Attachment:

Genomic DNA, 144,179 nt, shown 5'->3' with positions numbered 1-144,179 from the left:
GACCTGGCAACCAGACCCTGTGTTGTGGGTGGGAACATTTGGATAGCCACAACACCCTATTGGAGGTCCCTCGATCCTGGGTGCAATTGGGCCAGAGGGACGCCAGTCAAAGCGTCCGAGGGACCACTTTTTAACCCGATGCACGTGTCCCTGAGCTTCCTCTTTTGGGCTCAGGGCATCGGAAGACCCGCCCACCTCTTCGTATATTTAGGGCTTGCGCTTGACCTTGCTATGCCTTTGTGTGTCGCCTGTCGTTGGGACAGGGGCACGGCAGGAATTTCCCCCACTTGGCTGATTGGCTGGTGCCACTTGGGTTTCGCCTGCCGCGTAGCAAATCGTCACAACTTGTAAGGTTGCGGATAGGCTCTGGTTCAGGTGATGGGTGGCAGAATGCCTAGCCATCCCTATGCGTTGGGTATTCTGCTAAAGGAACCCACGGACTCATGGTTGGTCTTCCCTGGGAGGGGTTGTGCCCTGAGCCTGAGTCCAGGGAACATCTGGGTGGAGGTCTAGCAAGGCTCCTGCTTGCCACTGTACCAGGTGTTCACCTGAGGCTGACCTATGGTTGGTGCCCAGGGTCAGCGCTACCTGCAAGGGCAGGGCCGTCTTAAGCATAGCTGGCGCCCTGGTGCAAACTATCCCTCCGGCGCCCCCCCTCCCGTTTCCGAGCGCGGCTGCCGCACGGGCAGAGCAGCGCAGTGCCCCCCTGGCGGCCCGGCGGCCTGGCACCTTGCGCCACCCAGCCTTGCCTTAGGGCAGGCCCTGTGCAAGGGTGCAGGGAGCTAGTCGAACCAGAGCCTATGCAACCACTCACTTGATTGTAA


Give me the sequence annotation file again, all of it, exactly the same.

Genomic DNA, 144,179 nt, shown 5'->3' with positions numbered 1-144,179 from the left:
GACCTGGCAACCAGACCCTGTGTTGTGGGTGGGAACATTTGGATAGCCACAACACCCTATTGGAGGTCCCTCGATCCTGGGTGCAATTGGGCCAGAGGGACGCCAGTCAAAGCGTCCGAGGGACCACTTTTTAACCCGATGCACGTGTCCCTGAGCTTCCTCTTTTGGGCTCAGGGCATCGGAAGACCCGCCCACCTCTTCGTATATTTAGGGCTTGCGCTTGACCTTGCTATGCCTTTGTGTGTCGCCTGTCGTTGGGACAGGGGCACGGCAGGAATTTCCCCCACTTGGCTGATTGGCTGGTGCCACTTGGGTTTCGCCTGCCGCGTAGCAAATCGTCACAACTTGTAAGGTTGCGGATAGGCTCTGGTTCAGGTGATGGGTGGCAGAATGCCTAGCCATCCCTATGCGTTGGGTATTCTGCTAAAGGAACCCACGGACTCATGGTTGGTCTTCCCTGGGAGGGGTTGTGCCCTGAGCCTGAGTCCAGGGAACATCTGGGTGGAGGTCTAGCAAGGCTCCTGCTTGCCACTGTACCAGGTGTTCACCTGAGGCTGACCTATGGTTGGTGCCCAGGGTCAGCGCTACCTGCAAGGGCAGGGCCGTCTTAAGCATAGCTGGCGCCCTGGTGCAAACTATCCCTCCGGCGCCCCCCCTCCCGTTTCCGAGCGCGGCTGCCGCACGGGCAGAGCAGCGCAGTGCCCCCCTGGCGGCCCGGCGGCCTGGCACCTTGCGCCACCCAGCCTTGCCTTAGGGCAGGCCCTGTGCAAGGGTGCAGGGAGCTAGTCGAACCAGAGCCTATGCAACCACTCACTTGATTGTAA